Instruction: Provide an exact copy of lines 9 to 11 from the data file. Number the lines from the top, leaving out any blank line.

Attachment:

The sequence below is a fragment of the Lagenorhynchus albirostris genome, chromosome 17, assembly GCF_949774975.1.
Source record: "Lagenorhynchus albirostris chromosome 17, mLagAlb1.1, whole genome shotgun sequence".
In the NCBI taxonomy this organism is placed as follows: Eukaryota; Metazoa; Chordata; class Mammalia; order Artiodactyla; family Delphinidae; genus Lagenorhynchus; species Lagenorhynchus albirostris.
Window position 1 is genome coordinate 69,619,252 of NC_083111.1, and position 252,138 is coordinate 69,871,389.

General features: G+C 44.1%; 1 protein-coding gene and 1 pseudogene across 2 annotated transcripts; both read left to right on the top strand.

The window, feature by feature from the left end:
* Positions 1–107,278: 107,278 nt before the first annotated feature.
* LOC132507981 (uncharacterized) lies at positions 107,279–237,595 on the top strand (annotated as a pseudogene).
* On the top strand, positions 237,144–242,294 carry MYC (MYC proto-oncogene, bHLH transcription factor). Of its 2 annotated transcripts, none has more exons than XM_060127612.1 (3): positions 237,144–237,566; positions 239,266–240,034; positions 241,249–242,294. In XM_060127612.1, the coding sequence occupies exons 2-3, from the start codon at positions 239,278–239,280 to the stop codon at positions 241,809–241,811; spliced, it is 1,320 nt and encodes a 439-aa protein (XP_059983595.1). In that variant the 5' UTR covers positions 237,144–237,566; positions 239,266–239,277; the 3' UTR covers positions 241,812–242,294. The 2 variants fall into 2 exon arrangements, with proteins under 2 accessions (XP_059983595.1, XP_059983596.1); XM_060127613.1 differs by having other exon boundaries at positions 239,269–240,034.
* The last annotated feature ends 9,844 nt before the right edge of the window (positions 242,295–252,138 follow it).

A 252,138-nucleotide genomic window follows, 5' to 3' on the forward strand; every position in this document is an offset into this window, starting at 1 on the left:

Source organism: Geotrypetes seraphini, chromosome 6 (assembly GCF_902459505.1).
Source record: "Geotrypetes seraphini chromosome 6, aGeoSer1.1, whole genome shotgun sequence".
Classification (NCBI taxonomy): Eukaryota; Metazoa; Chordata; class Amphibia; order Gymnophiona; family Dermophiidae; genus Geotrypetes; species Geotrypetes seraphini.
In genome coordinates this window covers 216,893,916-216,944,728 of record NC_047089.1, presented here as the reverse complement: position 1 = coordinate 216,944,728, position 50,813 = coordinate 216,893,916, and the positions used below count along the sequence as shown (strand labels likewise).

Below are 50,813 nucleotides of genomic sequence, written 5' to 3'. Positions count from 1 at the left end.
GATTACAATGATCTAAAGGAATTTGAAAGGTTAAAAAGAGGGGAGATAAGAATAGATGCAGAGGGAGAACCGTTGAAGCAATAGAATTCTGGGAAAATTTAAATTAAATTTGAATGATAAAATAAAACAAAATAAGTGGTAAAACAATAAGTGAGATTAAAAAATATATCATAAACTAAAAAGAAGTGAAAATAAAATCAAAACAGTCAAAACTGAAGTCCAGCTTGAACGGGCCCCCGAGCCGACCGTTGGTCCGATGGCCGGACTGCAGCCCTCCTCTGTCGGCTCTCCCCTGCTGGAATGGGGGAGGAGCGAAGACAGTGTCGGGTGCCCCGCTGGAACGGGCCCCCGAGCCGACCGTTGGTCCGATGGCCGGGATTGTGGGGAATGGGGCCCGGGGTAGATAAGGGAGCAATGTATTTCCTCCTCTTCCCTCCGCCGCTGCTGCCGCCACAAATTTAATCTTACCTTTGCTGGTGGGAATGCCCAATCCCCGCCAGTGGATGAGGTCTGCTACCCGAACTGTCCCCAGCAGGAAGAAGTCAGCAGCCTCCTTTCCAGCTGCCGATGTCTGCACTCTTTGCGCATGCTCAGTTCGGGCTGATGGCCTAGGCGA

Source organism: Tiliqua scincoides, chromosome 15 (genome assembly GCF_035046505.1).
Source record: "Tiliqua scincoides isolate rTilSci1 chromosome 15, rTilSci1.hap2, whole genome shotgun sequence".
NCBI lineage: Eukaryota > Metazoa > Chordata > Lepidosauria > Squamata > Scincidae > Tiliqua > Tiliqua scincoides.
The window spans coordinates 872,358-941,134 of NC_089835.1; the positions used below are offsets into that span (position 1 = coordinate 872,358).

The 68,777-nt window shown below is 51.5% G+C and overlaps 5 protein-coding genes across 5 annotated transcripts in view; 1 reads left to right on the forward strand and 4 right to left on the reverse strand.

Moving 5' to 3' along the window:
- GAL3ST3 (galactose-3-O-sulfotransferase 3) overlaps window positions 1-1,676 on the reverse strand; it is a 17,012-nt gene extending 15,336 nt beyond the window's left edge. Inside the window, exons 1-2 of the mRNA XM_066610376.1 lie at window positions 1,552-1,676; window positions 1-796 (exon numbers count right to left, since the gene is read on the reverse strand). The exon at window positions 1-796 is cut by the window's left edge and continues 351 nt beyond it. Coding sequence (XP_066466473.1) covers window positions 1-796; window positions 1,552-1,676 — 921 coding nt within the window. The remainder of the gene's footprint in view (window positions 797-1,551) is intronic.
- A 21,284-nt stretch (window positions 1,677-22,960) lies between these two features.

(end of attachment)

* On the top strand, positions 237,144–242,294 carry MYC (MYC proto-oncogene, bHLH transcription factor). Of its 2 annotated transcripts, none has more exons than XM_060127612.1 (3): positions 237,144–237,566; positions 239,266–240,034; positions 241,249–242,294. In XM_060127612.1, the coding sequence occupies exons 2-3, from the start codon at positions 239,278–239,280 to the stop codon at positions 241,809–241,811; spliced, it is 1,320 nt and encodes a 439-aa protein (XP_059983595.1). In that variant the 5' UTR covers positions 237,144–237,566; positions 239,266–239,277; the 3' UTR covers positions 241,812–242,294. The 2 variants fall into 2 exon arrangements, with proteins under 2 accessions (XP_059983595.1, XP_059983596.1); XM_060127613.1 differs by having other exon boundaries at positions 239,269–240,034.
* The last annotated feature ends 9,844 nt before the right edge of the window (positions 242,295–252,138 follow it).

A 252,138-nucleotide genomic window follows, 5' to 3' on the forward strand; every position in this document is an offset into this window, starting at 1 on the left: